Supporting skills development
Investment in skills to build resilience is important as with ageing societies employers can no longer rely so heavily on a skills pipeline of younger workers leaving initial education. Older workers are more likely to experience skills obsolescence and therefore upgrading and reskilling of workers throughout their working lives is essential. Automation, artificial intelligence and demographic change are transforming the nature of work and production, radically altering the task content of jobs. At the occupation level the risk of automation depends crucially on the particular bundles of skills and abilities that a job consists of. Most jobs are made up of skills and abilities that are easily automatable and those that are not. On average across OECD countries, occupations at highest risk of automation account for about 28% of employment. Very few occupations re at risk of disappearing altogether, but many will alter significantly in the coming decade and a skill strategy that targets older workers is required to support them to remain in employment. Workers need to continuously upgrade, reskill or expand their skills over their entire working lives to enable continued employment
There are persistent inequalities in the provision and take-up of training by age. PIAAC data show that on average across OECD countries only 24% of adults aged 55-65 participate in job-related training, compared to 41% of adults aged 45-54. This can leave older workers without the right skills to flourish over longer working lives. Older workers can also face several barriers to training, including cost and age discrimination that prevents them from accessing training.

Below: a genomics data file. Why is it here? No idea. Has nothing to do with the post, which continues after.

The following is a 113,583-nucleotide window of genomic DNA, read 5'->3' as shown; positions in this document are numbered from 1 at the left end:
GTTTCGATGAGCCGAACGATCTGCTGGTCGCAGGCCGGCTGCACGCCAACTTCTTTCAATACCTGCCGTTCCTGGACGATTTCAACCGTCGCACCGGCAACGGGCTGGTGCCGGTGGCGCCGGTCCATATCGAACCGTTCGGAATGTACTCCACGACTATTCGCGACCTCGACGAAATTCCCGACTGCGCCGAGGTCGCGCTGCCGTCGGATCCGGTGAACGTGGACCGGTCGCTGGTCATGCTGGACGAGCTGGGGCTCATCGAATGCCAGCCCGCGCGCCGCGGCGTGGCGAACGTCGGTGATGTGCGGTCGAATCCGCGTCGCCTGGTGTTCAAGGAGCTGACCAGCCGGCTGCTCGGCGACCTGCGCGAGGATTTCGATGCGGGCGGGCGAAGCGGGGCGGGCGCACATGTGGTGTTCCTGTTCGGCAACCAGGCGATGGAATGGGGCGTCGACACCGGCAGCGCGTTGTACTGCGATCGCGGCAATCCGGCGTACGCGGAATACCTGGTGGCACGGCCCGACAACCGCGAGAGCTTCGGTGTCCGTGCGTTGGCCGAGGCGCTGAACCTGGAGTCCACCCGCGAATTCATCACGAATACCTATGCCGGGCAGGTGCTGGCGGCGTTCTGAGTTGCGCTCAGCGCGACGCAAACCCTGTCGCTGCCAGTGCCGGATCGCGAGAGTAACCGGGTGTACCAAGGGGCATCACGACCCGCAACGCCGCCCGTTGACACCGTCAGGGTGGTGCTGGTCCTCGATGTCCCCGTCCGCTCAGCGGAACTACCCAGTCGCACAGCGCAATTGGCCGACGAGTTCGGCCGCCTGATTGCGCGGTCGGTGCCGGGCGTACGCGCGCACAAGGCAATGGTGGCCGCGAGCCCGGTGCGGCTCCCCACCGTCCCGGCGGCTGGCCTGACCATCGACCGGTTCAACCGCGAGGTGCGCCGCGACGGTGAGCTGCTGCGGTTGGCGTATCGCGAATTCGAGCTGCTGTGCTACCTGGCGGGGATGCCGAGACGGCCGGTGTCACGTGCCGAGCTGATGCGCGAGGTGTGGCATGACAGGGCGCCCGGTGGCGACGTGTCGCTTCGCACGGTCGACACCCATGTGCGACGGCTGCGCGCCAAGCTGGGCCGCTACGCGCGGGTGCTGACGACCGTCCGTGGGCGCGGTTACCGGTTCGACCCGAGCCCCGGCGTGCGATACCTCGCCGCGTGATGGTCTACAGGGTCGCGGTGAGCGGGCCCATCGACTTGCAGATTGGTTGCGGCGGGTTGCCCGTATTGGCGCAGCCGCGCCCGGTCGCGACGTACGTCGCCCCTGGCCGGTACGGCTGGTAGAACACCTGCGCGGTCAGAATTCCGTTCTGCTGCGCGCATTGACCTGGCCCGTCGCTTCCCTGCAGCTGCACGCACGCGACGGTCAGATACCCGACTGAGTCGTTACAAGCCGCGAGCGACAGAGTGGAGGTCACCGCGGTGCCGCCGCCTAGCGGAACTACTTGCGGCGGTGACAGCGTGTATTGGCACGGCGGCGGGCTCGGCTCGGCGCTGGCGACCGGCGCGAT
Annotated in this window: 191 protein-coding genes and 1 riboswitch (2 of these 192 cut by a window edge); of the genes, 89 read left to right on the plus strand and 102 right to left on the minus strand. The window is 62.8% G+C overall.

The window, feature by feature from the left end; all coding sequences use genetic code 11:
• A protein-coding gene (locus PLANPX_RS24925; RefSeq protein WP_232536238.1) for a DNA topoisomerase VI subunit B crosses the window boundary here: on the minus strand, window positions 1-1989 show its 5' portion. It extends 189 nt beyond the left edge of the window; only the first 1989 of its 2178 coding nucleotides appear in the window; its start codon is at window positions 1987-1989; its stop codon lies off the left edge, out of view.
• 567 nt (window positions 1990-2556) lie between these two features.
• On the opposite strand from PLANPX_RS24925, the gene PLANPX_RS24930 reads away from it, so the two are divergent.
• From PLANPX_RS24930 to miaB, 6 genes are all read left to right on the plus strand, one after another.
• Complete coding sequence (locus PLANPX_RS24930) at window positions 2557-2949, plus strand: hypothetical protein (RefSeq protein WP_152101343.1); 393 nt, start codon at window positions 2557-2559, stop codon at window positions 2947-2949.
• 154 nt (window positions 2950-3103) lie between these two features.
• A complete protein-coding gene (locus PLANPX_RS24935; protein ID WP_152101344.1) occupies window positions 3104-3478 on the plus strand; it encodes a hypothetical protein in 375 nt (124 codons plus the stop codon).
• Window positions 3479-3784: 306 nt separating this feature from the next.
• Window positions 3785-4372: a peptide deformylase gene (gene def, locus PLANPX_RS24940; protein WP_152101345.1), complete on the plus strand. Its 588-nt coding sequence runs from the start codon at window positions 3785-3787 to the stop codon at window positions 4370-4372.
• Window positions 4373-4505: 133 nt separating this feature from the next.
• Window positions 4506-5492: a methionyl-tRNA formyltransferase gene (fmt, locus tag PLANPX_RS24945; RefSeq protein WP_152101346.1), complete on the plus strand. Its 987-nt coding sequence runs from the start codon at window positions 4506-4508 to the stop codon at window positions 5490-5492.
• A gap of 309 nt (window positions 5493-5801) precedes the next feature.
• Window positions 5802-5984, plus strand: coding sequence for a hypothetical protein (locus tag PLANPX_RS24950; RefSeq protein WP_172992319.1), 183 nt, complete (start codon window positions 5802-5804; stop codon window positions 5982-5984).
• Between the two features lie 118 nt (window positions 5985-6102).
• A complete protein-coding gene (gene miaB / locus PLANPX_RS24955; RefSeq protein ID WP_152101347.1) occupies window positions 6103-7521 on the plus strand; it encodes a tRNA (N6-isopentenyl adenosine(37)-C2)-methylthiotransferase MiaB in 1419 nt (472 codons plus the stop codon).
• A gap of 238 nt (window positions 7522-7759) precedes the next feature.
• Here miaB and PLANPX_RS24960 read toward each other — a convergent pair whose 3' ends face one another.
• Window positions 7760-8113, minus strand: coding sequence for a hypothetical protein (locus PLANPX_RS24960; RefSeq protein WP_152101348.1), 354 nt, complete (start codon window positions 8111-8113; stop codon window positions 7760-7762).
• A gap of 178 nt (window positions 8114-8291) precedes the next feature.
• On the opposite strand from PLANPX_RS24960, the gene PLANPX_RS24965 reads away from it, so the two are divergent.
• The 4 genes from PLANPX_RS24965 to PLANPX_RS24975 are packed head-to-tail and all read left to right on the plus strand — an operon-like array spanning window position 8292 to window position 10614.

High performance work practices play a key role in ensuring that firms are effectively using their employees’ skills. This includes effective career development and performance management which can support skill use and grow the skills and experience of existing employees.
Promoting all-age lifelong learning is essential to retaining talent. Key policies to support skills development for a multigenerational workforce are:
- Governments and social partners can promote high performance work practices through supporting research, raising awareness and disseminating good practice, and funding workplace interventions.
- Equipping all workers with basic digital skills should be a key priority as it can boost their confidence and increase their willingness to participate in further training.
- Good practice by employers and employees includes regularly reviewing skills and work tasks to identify future training or development. Tools such as mid-life career reviews, personal development plans and career conversations can help employees make informed decisions about their training and development.
- Make training attractive to workers of all ages without being discriminatory. Training may need to be adapted to the needs of older workers who are more likely to appreciate in-house one-on-one training, or training with the same age cohort.
- The formal qualifications of older workers are often out of date and participating in training can take considerable time. Recognising the skills and knowledge that older workers have gained on-the-job can reduce the time needed to participate in further training.
- SMEs often experience severe labour shortages and lack the resources and information to provide training opportunities. Governments can target financial incentives such as subsidies at SMEs or support firms that supply training programmes in SMEs. Learning and training networks can also be used to pool resources to reduce costs and share knowledge about effective training.